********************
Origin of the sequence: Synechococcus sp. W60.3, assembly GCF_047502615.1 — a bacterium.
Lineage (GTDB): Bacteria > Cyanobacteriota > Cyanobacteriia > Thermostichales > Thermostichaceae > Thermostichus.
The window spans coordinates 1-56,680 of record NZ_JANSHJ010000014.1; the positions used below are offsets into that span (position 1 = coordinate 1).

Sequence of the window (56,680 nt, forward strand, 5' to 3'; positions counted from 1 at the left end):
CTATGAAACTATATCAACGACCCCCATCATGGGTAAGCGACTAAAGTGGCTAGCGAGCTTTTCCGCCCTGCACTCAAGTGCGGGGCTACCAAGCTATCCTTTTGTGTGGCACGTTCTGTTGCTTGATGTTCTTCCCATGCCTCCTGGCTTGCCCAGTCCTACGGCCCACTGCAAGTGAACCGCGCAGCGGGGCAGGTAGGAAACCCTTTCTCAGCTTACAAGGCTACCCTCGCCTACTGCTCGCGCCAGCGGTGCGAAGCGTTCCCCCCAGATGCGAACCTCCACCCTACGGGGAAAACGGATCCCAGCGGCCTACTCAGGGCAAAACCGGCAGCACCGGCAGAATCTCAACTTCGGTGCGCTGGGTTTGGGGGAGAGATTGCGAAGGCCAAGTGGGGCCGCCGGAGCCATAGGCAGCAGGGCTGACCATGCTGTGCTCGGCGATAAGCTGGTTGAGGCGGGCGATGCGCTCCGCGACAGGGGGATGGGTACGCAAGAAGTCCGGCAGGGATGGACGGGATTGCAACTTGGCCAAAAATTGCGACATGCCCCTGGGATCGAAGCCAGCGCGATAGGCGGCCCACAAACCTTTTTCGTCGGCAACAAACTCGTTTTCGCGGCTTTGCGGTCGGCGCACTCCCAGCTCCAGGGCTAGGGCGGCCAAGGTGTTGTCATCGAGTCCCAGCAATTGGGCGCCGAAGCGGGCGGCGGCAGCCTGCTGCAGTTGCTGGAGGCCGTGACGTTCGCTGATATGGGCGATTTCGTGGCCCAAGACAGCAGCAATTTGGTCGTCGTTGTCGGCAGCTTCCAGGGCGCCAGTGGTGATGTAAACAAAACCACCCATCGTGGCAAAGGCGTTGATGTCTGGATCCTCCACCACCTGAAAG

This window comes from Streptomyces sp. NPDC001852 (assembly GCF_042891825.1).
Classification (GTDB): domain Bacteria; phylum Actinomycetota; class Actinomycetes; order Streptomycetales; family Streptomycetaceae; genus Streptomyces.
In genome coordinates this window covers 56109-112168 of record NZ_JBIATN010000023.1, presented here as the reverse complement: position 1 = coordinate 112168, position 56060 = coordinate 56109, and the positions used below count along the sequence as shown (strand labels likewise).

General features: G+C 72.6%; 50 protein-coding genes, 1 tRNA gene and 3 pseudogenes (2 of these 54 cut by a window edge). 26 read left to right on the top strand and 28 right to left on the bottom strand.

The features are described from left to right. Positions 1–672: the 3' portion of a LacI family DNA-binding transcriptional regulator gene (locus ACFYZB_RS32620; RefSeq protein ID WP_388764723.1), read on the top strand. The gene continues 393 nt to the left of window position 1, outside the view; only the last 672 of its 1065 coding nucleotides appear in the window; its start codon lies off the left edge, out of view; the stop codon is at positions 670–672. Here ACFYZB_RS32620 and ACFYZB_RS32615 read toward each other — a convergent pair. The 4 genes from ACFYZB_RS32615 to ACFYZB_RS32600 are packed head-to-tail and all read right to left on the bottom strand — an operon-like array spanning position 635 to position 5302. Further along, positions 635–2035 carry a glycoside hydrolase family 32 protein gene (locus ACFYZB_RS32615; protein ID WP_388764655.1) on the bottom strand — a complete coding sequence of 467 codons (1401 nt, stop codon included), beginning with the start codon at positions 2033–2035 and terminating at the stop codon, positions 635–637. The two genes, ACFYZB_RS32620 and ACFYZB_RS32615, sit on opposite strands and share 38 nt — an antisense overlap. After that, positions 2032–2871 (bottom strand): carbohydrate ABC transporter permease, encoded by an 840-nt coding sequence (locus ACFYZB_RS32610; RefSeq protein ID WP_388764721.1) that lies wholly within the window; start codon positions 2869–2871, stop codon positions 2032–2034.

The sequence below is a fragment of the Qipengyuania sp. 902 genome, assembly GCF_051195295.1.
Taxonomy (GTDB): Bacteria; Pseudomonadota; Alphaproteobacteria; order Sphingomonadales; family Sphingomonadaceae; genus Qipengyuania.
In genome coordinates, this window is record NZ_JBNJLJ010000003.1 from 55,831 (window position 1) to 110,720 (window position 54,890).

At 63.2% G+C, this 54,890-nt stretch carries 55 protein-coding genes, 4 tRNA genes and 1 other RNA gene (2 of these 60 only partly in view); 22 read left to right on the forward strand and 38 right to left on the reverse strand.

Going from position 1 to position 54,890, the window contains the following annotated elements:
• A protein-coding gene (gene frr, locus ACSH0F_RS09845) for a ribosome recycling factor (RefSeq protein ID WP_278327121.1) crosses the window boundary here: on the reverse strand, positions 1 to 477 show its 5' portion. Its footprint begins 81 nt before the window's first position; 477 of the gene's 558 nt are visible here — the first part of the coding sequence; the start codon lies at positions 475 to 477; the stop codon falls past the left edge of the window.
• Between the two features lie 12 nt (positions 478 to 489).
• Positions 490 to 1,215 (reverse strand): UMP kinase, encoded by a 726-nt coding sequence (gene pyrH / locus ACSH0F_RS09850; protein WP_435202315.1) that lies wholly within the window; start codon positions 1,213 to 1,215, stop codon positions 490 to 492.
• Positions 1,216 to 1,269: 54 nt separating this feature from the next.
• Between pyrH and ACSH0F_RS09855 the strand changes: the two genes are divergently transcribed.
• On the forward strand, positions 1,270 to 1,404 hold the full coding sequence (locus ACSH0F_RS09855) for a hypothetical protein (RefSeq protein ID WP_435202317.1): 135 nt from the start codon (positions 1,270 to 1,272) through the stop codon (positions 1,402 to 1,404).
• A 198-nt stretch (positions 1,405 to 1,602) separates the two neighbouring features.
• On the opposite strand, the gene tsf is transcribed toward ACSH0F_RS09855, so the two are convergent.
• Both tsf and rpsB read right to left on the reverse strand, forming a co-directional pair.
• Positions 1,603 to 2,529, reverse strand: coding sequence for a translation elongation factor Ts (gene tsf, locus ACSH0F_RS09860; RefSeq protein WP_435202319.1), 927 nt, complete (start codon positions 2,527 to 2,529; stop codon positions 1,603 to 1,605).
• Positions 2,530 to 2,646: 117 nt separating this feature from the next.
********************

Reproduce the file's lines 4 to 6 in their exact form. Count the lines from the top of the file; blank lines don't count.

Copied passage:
Sequence of the window (56,680 nt, forward strand, 5' to 3'; positions counted from 1 at the left end):
CTATGAAACTATATCAACGACCCCCATCATGGGTAAGCGACTAAAGTGGCTAGCGAGCTTTTCCGCCCTGCACTCAAGTGCGGGGCTACCAAGCTATCCTTTTGTGTGGCACGTTCTGTTGCTTGATGTTCTTCCCATGCCTCCTGGCTTGCCCAGTCCTACGGCCCACTGCAAGTGAACCGCGCAGCGGGGCAGGTAGGAAACCCTTTCTCAGCTTACAAGGCTACCCTCGCCTACTGCTCGCGCCAGCGGTGCGAAGCGTTCCCCCCAGATGCGAACCTCCACCCTACGGGGAAAACGGATCCCAGCGGCCTACTCAGGGCAAAACCGGCAGCACCGGCAGAATCTCAACTTCGGTGCGCTGGGTTTGGGGGAGAGATTGCGAAGGCCAAGTGGGGCCGCCGGAGCCATAGGCAGCAGGGCTGACCATGCTGTGCTCGGCGATAAGCTGGTTGAGGCGGGCGATGCGCTCCGCGACAGGGGGATGGGTACGCAAGAAGTCCGGCAGGGATGGACGGGATTGCAACTTGGCCAAAAATTGCGACATGCCCCTGGGATCGAAGCCAGCGCGATAGGCGGCCCACAAACCTTTTTCGTCGGCAACAAACTCGTTTTCGCGGCTTTGCGGTCGGCGCACTCCCAGCTCCAGGGCTAGGGCGGCCAAGGTGTTGTCATCGAGTCCCAGCAATTGGGCGCCGAAGCGGGCGGCGGCAGCCTGCTGCAGTTGCTGGAGGCCGTGACGTTCGCTGATATGGGCGATTTCGTGGCCCAAGACAGCAGCAATTTGGTCGTCGTTGTCGGCAGCTTCCAGGGCGCCAGTGGTGATGTAAACAAAACCACCCATCGTGGCAAAGGCGTTGATGTCTGGATCCTCCACCACCTGAAAG

This window comes from Streptomyces sp. NPDC001852 (assembly GCF_042891825.1).